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THE PEOPLE'S VINDICATOR.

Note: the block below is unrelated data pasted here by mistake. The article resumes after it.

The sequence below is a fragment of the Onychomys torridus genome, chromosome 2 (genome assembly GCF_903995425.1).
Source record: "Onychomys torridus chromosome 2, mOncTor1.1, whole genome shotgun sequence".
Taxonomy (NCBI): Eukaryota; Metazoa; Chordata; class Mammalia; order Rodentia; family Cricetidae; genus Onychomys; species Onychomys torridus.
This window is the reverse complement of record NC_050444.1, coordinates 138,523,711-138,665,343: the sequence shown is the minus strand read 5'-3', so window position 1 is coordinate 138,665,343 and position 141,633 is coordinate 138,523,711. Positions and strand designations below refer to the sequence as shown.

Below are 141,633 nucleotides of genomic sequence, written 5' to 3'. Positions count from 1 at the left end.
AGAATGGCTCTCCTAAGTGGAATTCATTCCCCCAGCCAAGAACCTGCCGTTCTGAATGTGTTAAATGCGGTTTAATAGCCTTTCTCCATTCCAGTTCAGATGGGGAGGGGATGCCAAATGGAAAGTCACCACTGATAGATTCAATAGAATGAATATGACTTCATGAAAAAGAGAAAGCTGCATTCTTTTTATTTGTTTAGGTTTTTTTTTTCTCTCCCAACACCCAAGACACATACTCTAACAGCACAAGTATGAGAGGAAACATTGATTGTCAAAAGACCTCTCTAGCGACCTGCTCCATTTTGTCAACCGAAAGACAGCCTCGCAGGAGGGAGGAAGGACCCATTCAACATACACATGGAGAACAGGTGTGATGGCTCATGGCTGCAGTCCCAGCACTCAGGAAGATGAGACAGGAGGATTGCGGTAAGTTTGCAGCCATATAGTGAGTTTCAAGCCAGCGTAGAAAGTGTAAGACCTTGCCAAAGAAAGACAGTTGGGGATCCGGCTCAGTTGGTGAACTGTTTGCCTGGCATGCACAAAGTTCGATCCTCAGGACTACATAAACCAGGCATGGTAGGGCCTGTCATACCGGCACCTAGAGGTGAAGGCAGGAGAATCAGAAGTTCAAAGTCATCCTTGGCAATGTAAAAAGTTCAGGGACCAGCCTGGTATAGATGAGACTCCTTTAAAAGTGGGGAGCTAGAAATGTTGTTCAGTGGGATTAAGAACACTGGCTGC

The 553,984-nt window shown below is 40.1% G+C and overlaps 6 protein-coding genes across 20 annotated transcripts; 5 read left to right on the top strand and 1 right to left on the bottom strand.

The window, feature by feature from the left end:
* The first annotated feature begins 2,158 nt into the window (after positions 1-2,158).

pELLI & AREAUX, Publishers. The Welfare of the People is the Supreme Law. TERMS, 83 per an . VOL. I. NATCHITOCHES, LOUISIANA, JULY 18, 1874. N5 ARRIVALS AND DEPARTEURII. NE:W ORLEANS, Red River Landing, Cheneyvillo Quarantico, Alexandria, Cotilo and Cloutierville, Daily, at 7 A. M. SIIHREVEPORT, Keachie, Mansfield, Mar thaville, and Pleasant Hill-Daily at 10OA. M. NACOGDOCHES, Melrose, Chirino, San Augustine, Milanm, Pondleton, 8ablue town, Many and Ft. Jesup--ou Tues day Thursday and Saturday, at r P.l b. IIOMIEU, Minden, Buckhorn, Ringgold, Coushatta and Campte-on Tues day and Friday, at 5 P. M, \VINNFIELD, Atlanta, Sutton and St. ,Maurive-on Tuesday and Friday, S9 A. 4i. MAILS CLOSE At 6 A. M. for New Orleans, Alexandria and Cloutierville. At 9 A. M. for Shreveport, Keachi, Manse field and t'leasant Hill. At 6 P. M. for Nacogdoches, Texas, Mel rose and San Augustin. At 5 P. M. for Homer, La., Buckhorn, Coushatta and Campte. At 10 A. M. for Winnfield, &c. Office Hours-from 10 A. M. to 2 P. ,M. and from 3 r M to 7 P M. J. F. DnVARGAs, Post Master. Professional Cards, W. H. JACK. D. PIERSON. Jaok. eb PiersoIn, Attorneys and Counselors at Law, NATCHITOCHES, LA. WILL practlee in the Cour1t of Natchitoches, Sabine, DeSoto, Red River, Winn, Rapides, and Grant, and itn the Suprome Court of the state. Claims promptly attended to. June 40-ly. i. M. KEARNEY. M. J. CUNNINGHAM. Kearney & Cunningham, Attorneys and Counselors at Latw, Offce on St. Denis Street, June 20-ly. Natekiltoces. La. Zievy eb Piersozi, Attorneys and Counselors at Latw, Ofice corner Second k Trudau streets, June 20-ly Natehitockes, La. Business Cards. M4 H. CARVER. R W. TAYLOR. C arver cd Taylor Wholesale and Retail dealers in Dry Goods, Groceries, IIABDWARIE, BOOTS, HATS, CROCKEliYWARE, etc., etc. FRONT STREET, Natchitoches, La. A FRESH and sele.e stock of goods always on hand, which having been purchased on a cash basis enables us to offer extra induce meats to cash buyers. Highest cash price paid for cotton and other produce, and liberal advances made in cash or merchandiseon consignment. June O--ly. -DEALER IN FOREIGN & DOMESTIC DRY GOODS, NOTIONS, CLOTHING, BOOTS, SHOES and HATS., Corner of Front & Church Streets. Natchitoches, La. June 20-ly. J. c. nteUaCl J. T. AIru. "Wrohoe. da AJtwey, (Walmsley's Brick Building,) Washington Street, Natchitoches, La. Wholesale and Retail Dealers in Dry Goods, Groceries, HAlS, CAPS, BOOTS, SHOES, and General MERCHANDISE. 1W Highest price paid for Cotton and otner Country produce, in Cash or Mer chadise. June 90l1y. Washington Street, NArcnTCocRsn, LA. pETAIL dealer in Fancy and Staple lbGroceries, CHOICE FLOUR, SUGAR, COFFE, RICE, HAMS, BACON, TOBACCO, WINES AND Also agent for the LQOU . BALSAMIQUE DES PYRENEES, a French tonic for invalids. Superior induce ment(sered to dealers. June --6nm. C. A. BULLAII). N. H. CAMPBELL Bullard & Campbell, -DEALERS IN DRY GOODS, GROCERIES, HARDWARE, And General Merchandise. Corner FROST & LAFAYrTTr Street, Natchitoches, La. HIGIIEST .ah price pald for eotton asnt country produce in casl or merchandise. Juno 20-1y. Willis gEolmes, Intersectipn Front, Washington & Lafayette Sta Natchitoches, La. -DEALER IS DRY GOODS, Groceries, IlailIware, Crockery, Hats, Caps, Boots, "ides and Notions. Special hlducements offired to Cash purchasers. Cotton and country pro duce, both at highest Cash rates. June 20-1y. Beverly Tuoler, Corner Front and St. Denis street, NATCIllrTOCIEs, La. RETAIL dealer in choice Family Groceries, COFFEE, WINES, LIQUORS, Cigars and Tobacco. &. LIQUORS, Li Cheaper than the Cheapest, June Win6m. A.lemAo.. Garmia, (The People's Favorite Grocery.) KEEEPS constantly on hand L CHOICE FLOUR, BACON, LARD, HAMS, And in fact a full line of fancy family sup plies. Give him a call. Satisfaction goaranu teed. Juno 21--ly. Tiheo. SIBohuan, -DEAI.Elt IN GROCERIES, and GENERAL MERCHANDISE. Cor. FRONT and ST. DENIS Streets, Natehitoches, La. June 20-ly. IQ ha D. R. S. CALVES, Surgeon Dentist, (Corner Amulet and Second Streets,) NACnrrTOCHEM, LA. ALL dental operations warranted, and per formed with the greatest care, and after the latest and most approved method. March 98-9tm. O. Shaiýrath, Boot and Shoe Makek. CHALLENGES the world for neatness and durability of work. Satisfaction in fit and material guaranteed shop on St. Denis St. June 204-y. 'heoo. gEaller, Coper, Tin and Sheet-iron worker. -DRALIR IN- . Stever Tinware and BH se Parnmlshlmg GOO D S, Washington at.,........Ntckitet , La. Sole agent for the Unrivalled BUC'S BRILLIANT OoolIng Sto-~v., Gutters, Pipes, Metalie roofing and all kinds of repairing, done with dispatch. A liberal discount to country trade. Juno Wo-ly. LETTERS. ANNIE HOBERTISON NOXON. To-night, love, I break the cold fetters, Which have bound me for many a day ; And softly I touch the old letters, Once mor'nfully folded away. AMd faintly an incense is starting From their pages, so precious to me, Ere I dreeamed that an hour of parting Between us, my darling, could be. I remember the touch of your fingers, And the light in your tender blue eyes; Like the scent of the rose leaf that ling'ers Round the spot where the dead blossom lies. Each word, then so thoughtlessly uttered, Returns to my memory to-night, Like the swallows, whose wary wingt flattered, Round the-branch where she first saw the light. And I wonder if the pang of regretting E'er wrings from your bosom a sigh : Or are you in exile, forgetting The years that so far backward lie I I read now with tears the old pages, With tears that are needless and vain; And I know that time never assuages Some griefs that are keener than pain. The White League. ITS PLATFORMI IN FULL. t A MANLY AND STRAITFORWARD DOCU- t MENT. ii a I From the N. 0. Picayu.e. n - It having been alleged or implied a that the White League is a secret or- a ganization, and therefore open to ad- a verse criticism and remonstrance, we t have concluded to publish in full the t address of the Crescent City White a League, a manly, simple, patriotic do- r cunent, whereof we gave a synopsis in our edition of yesterday. If it con- 11 tains one proposition on which every a honest, well-meaning citizen of Louis- a iana cannot unite, we are unable to t discover it ; if there is one principle d in all its coghmassh which militates 1; agaiinst truth, reason or our common v advancement and prosperity, we can- d not point it out. c We submit the platform of the Cres- c cent City White League, believing c that it can and will be made the plat- a forn of the white race in Louisiana : c The Crescent City Democratic Club r of 1868, having changed its name to a that of "Crescent City White League," r has thought that an explanation was t due alike to its retired members m and to the peoplb of New Orleans-ef a the motives of a change so seriously t and so sadly suggestive: a It may be stated that the elements I of personal character and of general a purpose in the club have undergone no change since its origin. Our mem- t bers, with but few losses or accessions, I are the same as for many years past, , and we feel ourselves animated as I ever by the same earnest determina tion to strive in the task of practical politics to establish and maintain such government in the State and city as shall guard the liberties of the citizen, his business and the accumu lations of his industry. Our fellow-citizens will permit us to recall with a just pride our stren- I uous and persistent efforts in this be. i half, though they have again and again1 been ;prostrated by the fatal i intrusion of a high hand whose vio. lence was stronger than our rights. All our struggles had been hitherto conducted under the ancient banner r of Democracy, to which we shall ever look for guidance in all national con tests. But we are now fast drifting to a conflict bounded by the limits of the State, and which the men of Louis iana alone must settle, if justice and fair play shall rule and not Federal B violence. It is a conflict not invol ' iing a single issue upon which an honest Republican can possibly dif fer as such from an honest Democrat, a conflict the decision of which we would confidently and gladly remit to the votes of the very Radicals of New England, nay to any body of civilized men in the world; for it is a conflict between virtue and depravity--be tween enlightenment and thick ig norance, between civilization and bar bariam--a barbarism artificially stim ulated and held up by the perverted authority of the most civilized nation in the world; a civilization whose cry not for help against threatened des truaction, but for mere fair play in maintaining itself, is answered from Washington by insults and a blow. In this dire emergency the National Democracy is powerless to afford re lief. The National Republican party, Sabsorbed in its dream of future do mination, and quarreling over present schemes of tience, has forgotten g that there is such an outlying pro vince as Louisiana, which it might Sresuene from perdition and disgrace for the sake of the good name of the National.Commonwealth. Need we draw a picture of our ut ter desolation ? Need we point on Sthe one hand to our devastated felds, 11 our warning commerce, our idle work shops, our decreasing population, our increasing taxes, o~r pauper multi tudcs, prensioners on alien chantt, and, on the other hand, to the orgies tlh of the ignoble wretches forced upon vi: us as rulers by the horrible alliance ho between negro ignorance and the CUn- no ning of Washington bureaucracy, ru- th lors grown ticld, amidst general dis- en tress, and rei a,,g in the proceeds of ed taxes wrung ImeC a gaspirg people, th rulers painfuity ftiuintained by nation- lei al bayonets in positions reeking with on dishonor and felonu., and from whicll all there would need 'be but one wild foi hour of unrestained anger to hurl them all forever I no Need we repent the old story of go brutal violence stalking at midnight in in the draggled shroud of judicial wl authority and under the shadow of an the Federal power, enthroning an ex- lit ecrable oligarchy of the most igno. wi rant and profligate negroes, leagued ur with the most dangerous class of re- of pacious whites, the very scum of so- sa ciety ! America has rung with the hii echo of these wrongs, and we have ru heard even those who have made it a lil system to hate us raise their voices in ar denunciation of the wrong-doers, anid ur yet not a hand has been lifted to de- isi liver us from their oppressions. With our hands on our hearts and gr appealing to God, we and the whole a white people of Louisiana can delare tr' that we are in. no way responsible wi for the intolerable evils of misgovern- Ibl muent under which the State is perish- G, ing. From the time that the right til of suffrage was, as we believed, and frl we still believe, accorded too hastily fr, to a race in the infancy of freedom, ki we firmly resolved that it was our du- th ty, and a wise expediency to acc,,pt ti the policy of the reconstruction laws th in their full scope. We endeavored HU at once to address ourse!ves to the in- w; telligenco of the negro, to explain to st him that slavery having been forever or abolished, he, as a citizen possessing to all the rights of white eitizens, had all the same interests and the same du- It ties as white men. Our orators and at our press plied him with the obvious reasoning on these subjects. We in- w vited him ,ti our meetings, we called cc him to our platforms, we placed some co of them upon our tickets. Election o, after election they turned a deaf ear o0 to us; treated all our advances with of distrust and suspicion; unhesitating- re ly fallnwvd the leraduhi p of men: in whom they knew to be unworthy and "so dishonest, and with scarcely an ex- pc ception invariably voted like a body Si of trained soldiers obeying a word of b, command. We still hoped that time n, and experience would give them dis- at cretion in the exercise of a precious ai right, which they never exercised here fe or else where except as a gift from our ri race. We thought that a right which o; they owed to the white race would m not be persistently used by them to ti accomplish the ruin of white men. In r, this hope we have been most griev- ti ously disappointed. The negro has proved himself as destitute of cem mon gratitude as of common sense. Instead of improving in his capacity tl to make an intelligent and patriotic e use of the ballot, we do not hesitate to a affirm that he is to-day less qualified ti for the duties of self-government than dl he was seven years ago. In the be ginning we are willing to believe that ' he was guided by a childish faith in k the bad control of his vote. But a though he has long since lost that faith; though the barefaced rascali- a ties of those men are now known to Ihim:though he denounces thenm as liars and thieves, lie still retains them in positions of power and trust for the a I avowed purpose of breaking down 1 the industry of the State, wasting it a -by exorbitant taxation, and finally - driving its white inhabitants to other States. r Any one who has been to their r meetings, or overheard their private a conversations, knows that they dream a gof the gradual exodus of the whites, which will leave Louisiana to their i exclusive control like another Hayti. 1 The increasing spirit of caste found I ed on thie most absurd inversion of the - relations of race, shows itself in every n form. Their incessant demands for - offices from the State, city nd Fede , ral Government, for which they are e unfit, and to which they have no ti o tle other than the color of their slkin; V the development in their conventions d of a spirit of proscription against st white Radicals and even against hon - orable Republicans who fought in the - Northern armies for thei r hberation; 1 - their inoereasing arrogance, which 1 - seems to know no bounds; their in- I d creasing dishonesty, which they re nt gard as a statesmanly virtue ; their m y contemptuous scorn of all the rights m- of the white man which they dare I in trespass upon. All these signs warn I m us that the clalamity which we had 4 . Ilong apprehended is now imminent, 1 al andthat we most be prepared for all l- its consequences. Disregarding all y, minor questions of principle or poli - cy, and having solely in view the itlmaintenance of our hereditary civil n ization and Christianity menaced by s- a stupid Africanisation, we appeal to ht the men of our race, of whatever lan e guage or pnationality, to unite with us Sagainst that supreme danger. A league of the whites is the inevitable I- result of that formidable, oath-bound m and blindly obedient league, of the is, blacks, which, nhder the command of k- the most cunning and unscrupulous mr negroes in the State, may at any mo :i- ment plange us into a war of races- y, a conlict in which we are resolved that we and ours shall not be the victims. Indeed, it is with some hope that a timely and proclaimed union of the whites as a race, and their efficient preparation for any emergency, may arrest the threaten ed ho rors of a social war, and teach T the blacks to beware of further inso lence and aggression that we call up on the men of our race to leave in abeyance all lesser cuanisierations; to t* forget all differences of opinions and nI all prejudices of the past, and with ao no object in view but the common good of both races, to unite with us ta in an earnest effort to re-establish a si white man's government in the city ni and the State. Were the negro wil- an ling to listen to the voice of reason, A we could demonstrate even to his oi understanding that the predominance : of our race in government is indispen- o, sable to his well being. We could show oi him that in every Southern State is ruled by the whites his rights to life, liberty and the pursuit of happiness are moue firmly secured than they are under the black domination in Lou- tr isiana. p We could show him that the ne- I gro's right to vote, to labor, to secure s5 a tenure of the profits of his indus- p try, are far better guaranteed by the Ih white rulers of Virginia than by the b bl'ack rulers of Louisiana; that in of Georgia and in Texas every jot and s, title of his legal and constitutional m franchises-his life, his immunity ea from wrong and oppression of every b kind-are far better guarded than in d those States in which his race is in a' the ascndency. We would show him ai that where the white man rules, the o0 negro is peaceful and happy; that g where the black rules, the negro is starved and oppressed; that where our race bears away, his race is men tally, morally and materially progres sing; that where his race governs, there is increasing ignorance, distress and brutality. But it is worse than idle to reason with those people. They have be come maddened by the hatred and conceit of race, and it has become 2 our duty to save them and to save ourselves from the fatal probabilities of their stupid extravagance and reckless vanity, by arraying ourselves C in the amae of-white elvllttzaton, re saming that just and legitimate su periority in the administration of our State affairs to which we are entitled i by superior responsibility, superior numbers and superior intelligence; and while we declare it is our purpose and fixed determination not to inter fere in any manner with the legal rights of the colored race, or of any other race, we are determined to i maintain our own legals rights by all 1 the means that may become necessa- a ry for that purpose, and to preserve them at all hazards. John Maroney said it wasn't his fault that he had been arrested for vagran cy. He has hunted the town over to a secure a situation, but everybody turned a cold shoulder. Bank Presi dents said it wans't a good day for hiring cashiers; wholeeale merchants said they didn't want a head book keeper that day, and leading jewelers t advised him to go and learn how to hang himself. Thus he was rebuffed and discouraged at every turn. His ducats went one by one, his clothing agave out, and when found he was sit Sting upon a pile of elam-shells in an e alley, straw in his hair, tears in his Seyes, and a general lonesomeness about his face that made the poalice man think of the time Ire was lost in a whortleberry swamp in the north woods. "I'd like to take you off one side Sand sit down and struggle with yon," said his Honor, "but there's others to come, and the struggling business is adjourned sine die. Have you any thing to say why I shouldn't send you up for three montlhs?" S"I want three lawyers and a jury," replied the prisoner. u "I ose d send out and get you a dozen lawyers and a hundred jury e men," said the Court, "but it isn't necessary. You have had a fair trial, been convicted, and as soon as Bijah seats yon in the buggy the acurtain falls."-Detroit Free Press. e IHaven't I get a better undershirt ; than this? it's split clear down the h back, is what a Tipton man snarled at s. his wife Sunday morning. And when - the lady looked in and saw her indig ir nant husband standing with his arms ts run down the legs of his drawers, and re looking for somne place to put his rn bead through, she shrieked and ran d out of the room to conceal her emo t, tion. ll A lady had her dress trimed with i- bugles before going to a ball. l1er e little daughter wanted to know if the i- bugles would blow when she danced. 9 "Oh, no," said the mother, "papa will to do that when hebsees the bill." SA candid old bachelor says: "Af Il tar all, a woman's heart is thlB sweet ad est thing in thie world. It's a pefect le honey-comb, fall of sells." of us The boy who played bookey to go . a' fishing, and caught himself in the lip, says he got enough of iishing on 3t his owu hook. IFarm Column. CHARBON. A PR.:EVENTIVE AND REMEDY. To Cliu ton Graunjc No. 1, I'atrons qf Ilusbatundr,: I)sAIl BIRETHREN :--Your Commit* tee to whom was referred to the treat ment ofuCharoll, wouldl recolnmiend as a preventive: Equal parts of lard, coal or pine tar, the former preferable ; one table spoonfull of sulphur to 1 gallon of the mixture. Mix well, and rub on the animal a light coat every other day. Also take I half a pound of copperas, one quarter pound nux vomica, and 2 ounces of sulphur, and anix thor oughly, and give a table spoonful once a day in water, as a drench, or in meal. TREATNTIENT<( F CIIAiIO,. Drench the animal with one-half a tea cup of epsom salts; one-half a pint of whisky, and one pint of water. In ten minutes saturate the parts swollen thoroughly with spirits tur pentine as warm as it can be handled. In ten miniutes more put in a seaton by the side of which, insert a piece of polk root and secure it. If the swelling continues, put in another seaton or more if necessary, at the edge of the swelling, which should be moved twice a day to keep them discharging. In connection with the above, it is recommended that the animal be given one table spoonful of muriate tincture of iron and .:I grains of quinine three times a day. J. R. Jackson, Wni. If. P'ipes, J. A. Norwood, W. 0. Ilines, O. P. Langworthy, J. I. Covert. CLINTOs, LA., June 15th, 1174. [Patriot DeInocrat. To Clinton Grange No. 1, Patrons qf Husbandry. In obedience to instruction, your Committee to whom was referred the snt.b~et bp o .a.out of pr4 ed b.g eet ton, corn and sweet Potatoes, would beg leave to submit the following re rport, to-wit. It costs thirteen cents to produco one pound of lint cotton. It costs one dollar .to produce a bushel of corn. It costs fifty cents to produce a bushel of potatoes. This estimate is based upon a half Iale of cotton, twelve bushels corn, and fifty bushels potatoes per acre. Should the producer have to buy any considerable quantity of his corn, the cost of cotton will not lie less than 15 cents per pound of lint. It is estimated that a hand will cultivate eight acres in cotton, six in Icorn and one in potatoes. r All of which is respectfully submit ted by Yours fraternally, r I. G. Gayden, J. A. Norwood, J. U1. Jackson. CLINTON, La., June 12th, 1874. [Patriot Democrat. RAMsIxo Cows.--Many fail by tak ing too long It time to grow a cow. We believe ilt keeping young animals grou oing all the time. o With pood care and plenty of good food, it Is as Seasy to have a heifer paying her peep ing at two years old as to wait till Sshe is three. We claim that nothing but a system of starvation and neg lect requires three years to bring a calf to maturity. The cost of carry. ing a heifer. through her third year before calving we contend, is nearly ,all thrown away, It is no small sat - isfaction to the owner of a good herd U of milk cows to know that they are all acquainted, and are on good terms with each other; that they know no other home, and are perfectly content Sed to remain in it. We seldom see Scattle fighting or injuring each other which have always been together. It is the strange cow in the yard that sets them all in a fury. If cows can n never do their best at the pail unless they are quiet and contented, what may be expected of them where they rt are changed about from one strange le yard to another? We have kuown at instances of two cows being brought n together at home-at home they were :- good cows, but in their new quarters Is they were almost worthless from con id stant fighting for the mastery, Ifyou is would have quiet, peaceable and con on tented stock, raise it yourself and i- handle it daily from calfhood to ma turity.-New England Farmer. For chafed shoulders in horses, wash th ;ith warm soft water and castile soap er and then dress with crude petroleum. ie If uleerated, wash them with earbolic l. soap and apply petroleum afterward. il If possible, let the horse rest a few days. .: Simply wetting and rubbing the Sstainedcloth in cold water will re -t move all traces of grass stains. Fruit stains will disappear on applicantion of boiling hot water. No soap should o be used in either ease. he Habit is a cable; we weave athread onl of it every day, and at last we cann,,t btcak it.